Is Badminton the new Cricket in Bengaluru?

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Until recently in Hulimavu, badminton was a sport confined to vacant roads or empty playgrounds. But for the last one year, this sleepy locality off Bannerghatta Road has sprung four badminton academies with a total of 24 courts. A peep around peak hours will tell you that even these are not enough. Hulimavu is only one example of the growing popularity of badminton in the city. In the last two years, at least 100 such courts have come across Bengaluru. They charge anywhere between Rs 600 and Rs 5,000 per month (Rs 100 to Rs 350 per hour), catering to enthusiasts from a wide income bracket.

Ajit A, a civil engineer, says he had partnered to set up three badminton courts on Hesaraghatta Road, but looking at the increasing demand, he is now going for five more wooden courts in the vicinity. He is confident that all the courts will be occupied and would fetch good return on his investment.

But, what has changed in the last few years to make baddy the new favourite?

Firstly, indoor badminton was not easy to play. Indoor stadia were too few and too expensive. So the sport was mostly restricted to roads or vacant spots. But then the feather-weight shuttlecock (it weighs around 4.75-5.50 grams) was not the most obedient in the city’s windy conditions either. Now, with more indoor stadia being set up with competitive pricing, the sport has become affordable for most people.

Secondly, cricket or football require big open playgrounds, which Bengaluru doesn’t have in plenty, what with multistoried apartment blocks springing up everywhere. People are also shifting to sports that can be played in relatively smaller spaces. This may also be one of the reasons for the increase in popularity of badminton.

Sreevathsa J, who works in the field of biotechnology and takes badminton seriously, says that a few badminton players from India have been doing exceedingly well in international tournaments and this is one of the main reasons for the sport’s popularity.

“Badminton can be picked up with relative ease as opposed to other sports and is relatively injury-free compared with others. This is probably why parents too are okay with their children taking this up,” he says.

RETAILERS SPOT TREND

Even sports goods retailer Decathlon says it has seen a significant increase in sales of badminton accessories. Compared with the previous year, its sales in 2017 went up by 45 percent, it said. “It was generally after the Rio Olympics and the recent premiere badminton league; people have picked up the sport academically,” said, Vigneshwaran, a representative from Decathlon.

“A lot of people have tweaked their lifestyle to fit in the game. We saw this trend pick up when PV Sindhu was in the semi-finals; a lot of new players were drawn into this game,” he added. Shama Sports, the legendary sports shop in Jayanagar, says it too has seen a drastic change. Harish Puri, from Shama sports, says:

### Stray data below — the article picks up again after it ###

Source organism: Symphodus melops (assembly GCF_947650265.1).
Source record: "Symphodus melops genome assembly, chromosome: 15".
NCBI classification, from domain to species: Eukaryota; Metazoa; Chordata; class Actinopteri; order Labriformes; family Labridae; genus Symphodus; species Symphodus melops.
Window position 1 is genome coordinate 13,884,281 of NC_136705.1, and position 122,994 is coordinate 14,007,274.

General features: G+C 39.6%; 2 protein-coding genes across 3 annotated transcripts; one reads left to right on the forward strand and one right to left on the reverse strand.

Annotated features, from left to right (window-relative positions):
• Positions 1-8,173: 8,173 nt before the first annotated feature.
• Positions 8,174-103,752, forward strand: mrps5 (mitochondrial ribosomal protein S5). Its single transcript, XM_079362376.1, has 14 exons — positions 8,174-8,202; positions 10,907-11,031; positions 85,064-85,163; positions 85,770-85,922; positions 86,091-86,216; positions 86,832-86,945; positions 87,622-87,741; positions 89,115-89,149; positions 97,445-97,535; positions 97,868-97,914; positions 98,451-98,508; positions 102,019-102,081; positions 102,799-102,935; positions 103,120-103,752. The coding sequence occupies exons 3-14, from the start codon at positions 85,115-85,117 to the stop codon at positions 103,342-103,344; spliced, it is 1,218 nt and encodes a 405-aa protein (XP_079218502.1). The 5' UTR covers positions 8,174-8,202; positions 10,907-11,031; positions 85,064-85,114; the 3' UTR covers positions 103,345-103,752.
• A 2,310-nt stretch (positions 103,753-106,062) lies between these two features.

“Badminton constitutes 50 percent of our sales these days.”

“People are dramatically drawn to badminton these days. One reason is, they are now more health conscious and want to exercise. Most people look at this sport as a form of workout,” he says.

INSPIRED BY SINDHU

Badminton academies in the city to are witnessing the city’s new love for the sport. Bhavana Ananth, from Accolades Badminton Academy, said: “PV Sindhu’s match and performance in the Olympics is what changed the game for badminton lovers in the city and created a huge fan-following for the game. In terms of awareness about this indoor game, we have come a long way in a year’s time.”

The facts that it takes just two to start a game, it can be played indoors and at any time of the day, have also earned it some brownie points, she says.

“Women are not much into this sport, but kids (both boys and girls) have started playing. As of now, we are training 100 children who are given coaching on different levels, starting from the beginner level to intermediate to mainstream professional playing,” explains Ananth.

THE FAMILY SPORT

But it’s not just the ease of playing that’s drawing the crowd. Shivap­ra­kash, chairman of Karnataka Badmi­nton Association, people are also beginning to look at it as a career option. “It’s one sport that’s popular within the whole family. Back in the day, the city had the ‘club culture’ wherein people would take lifetime memberships to a club. In badminton now, people do court ‘bookings’,” he says.

“These badminton courts have good infrastructure and are kept clean. We can see at least 2-3 court clubs in one area; that’s how popular they are,” he added.

A LUCRATIVE TREND

The penchant for the game is also turning out to be a great way to make some money for those who have space to spare. “All that one needs is land. People who have vacant plots available can have courts built,” says Shivaprakash, explaining that a court need not be anything more than a basic shelter with roofing. Charging a rent for the use of such a space then becomes a great way to earn. While it may still be an exaggeration to say that badminton is the next cricket, the sport is becoming a hot favourite. However, the trend is currently seen in urban areas alone, unlike cricket which has spread all over the country.

And of course, though the commercial value of badminton has increased multifold, it may still be only a fraction of what cricket is worth. But if Bengaluru’s trend is anything to go by, cricket at least has a competitor now.

Source Bangalore Mirror

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